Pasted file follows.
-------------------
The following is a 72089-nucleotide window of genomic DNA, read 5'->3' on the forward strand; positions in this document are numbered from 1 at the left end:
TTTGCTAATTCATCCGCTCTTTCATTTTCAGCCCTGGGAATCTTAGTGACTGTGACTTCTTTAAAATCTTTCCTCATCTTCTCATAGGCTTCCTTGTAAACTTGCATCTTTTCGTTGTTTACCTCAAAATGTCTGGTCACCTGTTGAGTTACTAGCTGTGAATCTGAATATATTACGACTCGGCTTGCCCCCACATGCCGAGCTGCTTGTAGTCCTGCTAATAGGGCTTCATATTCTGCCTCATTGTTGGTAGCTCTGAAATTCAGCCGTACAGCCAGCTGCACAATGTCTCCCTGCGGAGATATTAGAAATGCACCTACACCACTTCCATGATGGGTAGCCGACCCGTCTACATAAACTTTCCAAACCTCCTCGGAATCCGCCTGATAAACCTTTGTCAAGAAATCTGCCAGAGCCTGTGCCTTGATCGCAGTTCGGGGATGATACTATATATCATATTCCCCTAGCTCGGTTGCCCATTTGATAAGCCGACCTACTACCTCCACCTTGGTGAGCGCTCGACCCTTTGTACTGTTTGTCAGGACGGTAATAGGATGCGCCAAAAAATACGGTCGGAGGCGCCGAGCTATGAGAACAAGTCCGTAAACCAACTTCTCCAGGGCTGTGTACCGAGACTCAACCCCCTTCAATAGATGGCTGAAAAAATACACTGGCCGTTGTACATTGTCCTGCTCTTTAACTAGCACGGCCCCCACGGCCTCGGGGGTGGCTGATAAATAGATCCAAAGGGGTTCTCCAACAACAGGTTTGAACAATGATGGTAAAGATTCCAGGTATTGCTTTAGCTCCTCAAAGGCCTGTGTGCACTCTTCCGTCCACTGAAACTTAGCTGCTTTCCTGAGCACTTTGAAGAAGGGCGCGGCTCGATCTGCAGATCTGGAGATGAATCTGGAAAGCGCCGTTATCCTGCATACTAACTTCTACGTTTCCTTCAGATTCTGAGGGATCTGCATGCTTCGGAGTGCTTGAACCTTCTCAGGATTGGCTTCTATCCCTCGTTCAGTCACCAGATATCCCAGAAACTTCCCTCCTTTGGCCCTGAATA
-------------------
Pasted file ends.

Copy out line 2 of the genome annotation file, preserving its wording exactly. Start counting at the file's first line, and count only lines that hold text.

TTTGCTAATTCATCCGCTCTTTCATTTTCAGCCCTGGGAATCTTAGTGACTGTGACTTCTTTAAAATCTTTCCTCATCTTCTCATAGGCTTCCTTGTAAACTTGCATCTTTTCGTTGTTTACCTCAAAATGTCTGGTCACCTGTTGAGTTACTAGCTGTGAATCTGAATATATTACGACTCGGCTTGCCCCCACATGCCGAGCTGCTTGTAGTCCTGCTAATAGGGCTTCATATTCTGCCTCATTGTTGGTAGCTCTGAAATTCAGCCGTACAGCCAGCTGCACAATGTCTCCCTGCGGAGATATTAGAAATGCACCTACACCACTTCCATGATGGGTAGCCGACCCGTCTACATAAACTTTCCAAACCTCCTCGGAATCCGCCTGATAAACCTTTGTCAAGAAATCTGCCAGAGCCTGTGCCTTGATCGCAGTTCGGGGATGATACTATATATCATATTCCCCTAGCTCGGTTGCCCATTTGATAAGCCGACCTACTACCTCCACCTTGGTGAGCGCTCGACCCTTTGTACTGTTTGTCAGGACGGTAATAGGATGCGCCAAAAAATACGGTCGGAGGCGCCGAGCTATGAGAACAAGTCCGTAAACCAACTTCTCCAGGGCTGTGTACCGAGACTCAACCCCCTTCAATAGATGGCTGAAAAAATACACTGGCCGTTGTACATTGTCCTGCTCTTTAACTAGCACGGCCCCCACGGCCTCGGGGGTGGCTGATAAATAGATCCAAAGGGGTTCTCCAACAACAGGTTTGAACAATGATGGTAAAGATTCCAGGTATTGCTTTAGCTCCTCAAAGGCCTGTGTGCACTCTTCCGTCCACTGAAACTTAGCTGCTTTCCTGAGCACTTTGAAGAAGGGCGCGGCTCGATCTGCAGATCTGGAGATGAATCTGGAAAGCGCCGTTATCCTGCATACTAACTTCTACGTTTCCTTCAGATTCTGAGGGATCTGCATGCTTCGGAGTGCTTGAACCTTCTCAGGATTGGCTTCTATCCCTCGTTCAGTCACCAGATATCCCAGAAACTTCCCTCCTTTGGCCCTGAATA